Thus far your metal; but the mirror is not made yet. It must be of about two inches diameter, and must be founded in moulds of fine sand at the moment when a conjunction of Jupiter and Venus occurs. The mirror must be smoothed with a grindstone and polished with tripoly and a piece of lime-wood; but all the operations must be conducted only when the planetary influences are favourable.

By selecting the proper hours, three different mirrors may be prepared, and then, at a time of conjunction of two 'good' planets, while the Sun or Moon 'stands on the house of the lord of the hour of your birth,' the three mirrors should be placed in pure well-water and left for an hour. After this they may be wrapped in clean linen and kept ready for use.

With a mirror made in this way from the 'electrum magicum,' Paracelsus says:

'You may see the events of the past and the present, absent friends or enemies, and see what they are doing. You may see in it any object you may desire to see, and all the doings of men in daytime or at night. You may see in it anything that has been ever written down, said, or spoken in the past, and also see the person who said it, and the causes that made him say what he did, and you may see in it anything, however secret it may have been kept.'

Mirrors made of the 'electrum magicum' are warranted antipathetic to all evil influences, because there is hidden in the metal a 'heavenly power and influence of the seven planets.'

The plastic and creative power of the mind is the power of imagination; but the power of imagination is, or should be, controlled by the will. It is not alone the mediaeval dabblers in the occult who have adopted, or endeavoured to adopt, various means for suspending the will and making the imagination passive.

The ancient Pythoness, as Dr. Franz Hartmann, the modern German exponent of the Science of Magic, pointed out, attempted to heighten her receptivity by the inhalation of noxious vapours; uncivilized peoples use poison, or the maddening whirl of the dance; others use opium, Indian hemp, or other narcotics—all for the same purpose, to suspend the will, render the mind a blank, and excite the brain so as to produce morbid fancies and illusions. The fortune-teller and the clairvoyant employ methods of their own for concentrating their attention, so as produce a condition of mental passivity. The Indian adept prides himself on being able to extract volition and suspend imagination by the mere exercise of will.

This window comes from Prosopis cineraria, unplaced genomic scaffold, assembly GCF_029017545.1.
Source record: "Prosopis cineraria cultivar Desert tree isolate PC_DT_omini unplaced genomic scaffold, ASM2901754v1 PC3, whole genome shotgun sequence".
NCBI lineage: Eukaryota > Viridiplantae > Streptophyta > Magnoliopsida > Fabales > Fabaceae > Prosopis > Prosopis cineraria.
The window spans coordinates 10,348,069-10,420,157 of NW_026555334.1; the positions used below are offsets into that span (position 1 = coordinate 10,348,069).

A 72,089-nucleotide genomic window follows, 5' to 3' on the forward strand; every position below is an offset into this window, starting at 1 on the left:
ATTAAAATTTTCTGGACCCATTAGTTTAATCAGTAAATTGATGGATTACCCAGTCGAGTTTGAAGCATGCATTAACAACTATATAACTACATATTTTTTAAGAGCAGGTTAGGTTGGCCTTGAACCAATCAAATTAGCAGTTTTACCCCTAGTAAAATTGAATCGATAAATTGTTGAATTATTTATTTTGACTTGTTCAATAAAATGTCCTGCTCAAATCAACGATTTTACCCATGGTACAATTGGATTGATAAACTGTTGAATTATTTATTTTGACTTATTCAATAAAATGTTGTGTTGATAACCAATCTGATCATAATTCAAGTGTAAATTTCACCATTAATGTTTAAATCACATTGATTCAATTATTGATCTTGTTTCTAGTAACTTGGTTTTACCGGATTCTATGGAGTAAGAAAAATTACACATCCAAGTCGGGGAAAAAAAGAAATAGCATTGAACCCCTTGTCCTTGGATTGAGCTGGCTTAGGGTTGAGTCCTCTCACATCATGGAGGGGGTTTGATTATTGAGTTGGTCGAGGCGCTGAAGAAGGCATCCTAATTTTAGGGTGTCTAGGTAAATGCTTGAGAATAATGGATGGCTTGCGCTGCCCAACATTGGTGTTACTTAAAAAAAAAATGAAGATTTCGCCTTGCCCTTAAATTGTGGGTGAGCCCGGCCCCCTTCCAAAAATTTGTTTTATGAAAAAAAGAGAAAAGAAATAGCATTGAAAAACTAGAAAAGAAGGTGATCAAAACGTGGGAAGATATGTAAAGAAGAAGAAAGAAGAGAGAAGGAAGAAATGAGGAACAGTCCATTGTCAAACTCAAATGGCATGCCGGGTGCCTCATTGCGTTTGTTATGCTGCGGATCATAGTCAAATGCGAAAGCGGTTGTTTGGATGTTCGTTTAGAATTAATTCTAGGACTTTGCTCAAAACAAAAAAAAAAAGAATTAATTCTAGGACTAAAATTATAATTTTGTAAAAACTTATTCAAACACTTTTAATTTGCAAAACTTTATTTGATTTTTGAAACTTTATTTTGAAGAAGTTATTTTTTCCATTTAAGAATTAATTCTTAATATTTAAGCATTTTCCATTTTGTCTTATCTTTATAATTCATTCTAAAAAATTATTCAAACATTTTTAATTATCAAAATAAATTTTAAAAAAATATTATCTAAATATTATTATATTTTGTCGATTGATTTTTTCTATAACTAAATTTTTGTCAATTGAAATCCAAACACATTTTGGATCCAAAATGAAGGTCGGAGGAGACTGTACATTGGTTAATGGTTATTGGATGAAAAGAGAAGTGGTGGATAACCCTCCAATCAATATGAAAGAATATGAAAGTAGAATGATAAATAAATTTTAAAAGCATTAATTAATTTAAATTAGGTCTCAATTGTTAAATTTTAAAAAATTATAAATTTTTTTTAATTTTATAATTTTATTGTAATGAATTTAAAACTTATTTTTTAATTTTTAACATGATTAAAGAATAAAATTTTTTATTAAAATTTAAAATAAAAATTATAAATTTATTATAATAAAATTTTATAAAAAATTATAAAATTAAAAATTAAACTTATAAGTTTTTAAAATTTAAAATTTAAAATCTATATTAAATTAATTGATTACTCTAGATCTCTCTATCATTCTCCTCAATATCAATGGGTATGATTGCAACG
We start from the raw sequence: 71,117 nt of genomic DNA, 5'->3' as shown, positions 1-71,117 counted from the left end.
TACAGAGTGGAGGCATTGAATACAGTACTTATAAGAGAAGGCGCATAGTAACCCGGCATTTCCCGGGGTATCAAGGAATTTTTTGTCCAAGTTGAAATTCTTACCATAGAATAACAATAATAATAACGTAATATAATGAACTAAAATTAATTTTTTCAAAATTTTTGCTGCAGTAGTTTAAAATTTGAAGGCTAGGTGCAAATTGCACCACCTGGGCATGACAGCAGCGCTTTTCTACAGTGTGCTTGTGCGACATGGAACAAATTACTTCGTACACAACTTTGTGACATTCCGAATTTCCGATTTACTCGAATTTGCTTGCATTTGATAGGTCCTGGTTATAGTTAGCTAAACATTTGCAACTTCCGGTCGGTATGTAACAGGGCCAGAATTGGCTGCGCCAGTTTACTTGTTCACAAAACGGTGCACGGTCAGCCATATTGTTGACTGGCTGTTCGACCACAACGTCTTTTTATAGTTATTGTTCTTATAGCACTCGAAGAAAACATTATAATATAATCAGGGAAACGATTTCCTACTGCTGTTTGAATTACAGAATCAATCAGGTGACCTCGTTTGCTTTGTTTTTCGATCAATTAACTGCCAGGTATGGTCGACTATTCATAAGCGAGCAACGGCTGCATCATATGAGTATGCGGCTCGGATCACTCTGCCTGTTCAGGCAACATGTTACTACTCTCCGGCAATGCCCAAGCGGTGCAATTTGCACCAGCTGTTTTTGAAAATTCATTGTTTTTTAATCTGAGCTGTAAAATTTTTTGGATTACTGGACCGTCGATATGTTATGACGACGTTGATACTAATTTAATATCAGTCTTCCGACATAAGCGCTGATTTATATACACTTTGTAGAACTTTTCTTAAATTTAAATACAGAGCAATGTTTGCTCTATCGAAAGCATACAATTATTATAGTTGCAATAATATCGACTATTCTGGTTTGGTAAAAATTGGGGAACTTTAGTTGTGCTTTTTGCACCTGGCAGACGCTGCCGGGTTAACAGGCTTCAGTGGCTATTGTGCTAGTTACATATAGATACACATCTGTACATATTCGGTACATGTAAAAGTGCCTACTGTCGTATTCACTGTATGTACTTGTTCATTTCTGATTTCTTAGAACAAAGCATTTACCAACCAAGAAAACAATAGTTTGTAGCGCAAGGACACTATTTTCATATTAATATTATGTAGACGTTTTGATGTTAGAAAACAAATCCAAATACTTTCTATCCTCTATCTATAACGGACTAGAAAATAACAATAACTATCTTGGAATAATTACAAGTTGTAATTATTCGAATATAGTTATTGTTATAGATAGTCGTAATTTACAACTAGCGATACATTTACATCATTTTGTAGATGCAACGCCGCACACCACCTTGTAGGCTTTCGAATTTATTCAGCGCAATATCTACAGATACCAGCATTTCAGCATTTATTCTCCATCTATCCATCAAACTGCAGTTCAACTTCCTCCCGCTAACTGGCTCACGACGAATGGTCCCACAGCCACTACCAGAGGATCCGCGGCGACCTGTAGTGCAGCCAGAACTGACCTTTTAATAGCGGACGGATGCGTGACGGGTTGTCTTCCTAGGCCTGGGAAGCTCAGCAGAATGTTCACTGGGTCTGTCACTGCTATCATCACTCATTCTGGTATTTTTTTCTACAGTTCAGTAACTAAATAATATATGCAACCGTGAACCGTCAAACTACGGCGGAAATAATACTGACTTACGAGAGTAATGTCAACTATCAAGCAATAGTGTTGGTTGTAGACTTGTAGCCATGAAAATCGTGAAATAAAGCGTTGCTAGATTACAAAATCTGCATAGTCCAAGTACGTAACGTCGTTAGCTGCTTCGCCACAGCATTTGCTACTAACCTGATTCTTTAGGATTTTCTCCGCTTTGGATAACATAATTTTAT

A favourite device to bring about mental passivity has always been by staring at mirrors, or crystal, or sheets of water, or even pools of ink.

'There are numerous prescriptions for the preparation of magic mirrors,' says Dr. Hartmann in his work on Magic, 'but the best magic mirror will be useless to him who is not able to see clairvoyantly, while the natural clairvoyant may call that faculty into action by concentrating his mind on any particular spot, a glass of water, ink, a crystal, or anything else. For it is not in the mirror where such things are seen, but in the mind; the mirror merely serves to assist in the entering of that mental state which is necessary to produce clairvoyant sight. The best of all mirrors is the soul of man, and it should be always kept pure, and be protected against dust, and dampness, and rust, so that it may not become tarnished, but remain perfectly clear, and able to reflect the light of the divine spirit in its original purity.'

A German writer of the fifteenth century takes a less favourable view of what he calls pyromancy, although pyromancy is really divination by fire. He reports the practices of certain Masters of Magic, who made children look into a wretched mirror for the purpose of obtaining information in an unholy manner. 'Young boys are said to behold future things and all things, in a crystal. Base, desperate, and faint-hearted Christians practise it, to whom the shadow and the phantom of the devil are dearer than the truth of God. Some take a clear and beautifully polished crystal, or beryl, which they consecrate and keep clean, and treat with incense, myrrh, and the like. And when they propose to practise their art, they wait for a clear day, or select some clean chamber in which are many candles burning. The Masters then bathe, and take the pure child into the room with them, and clothe themselves in pure white garments, and sit down and speak in magic sentences, and then burn their magic offering, and make the boy look into the stone, and whisper in his ears secret words which have, as they think, some holy import, but which are verily words of the devil.'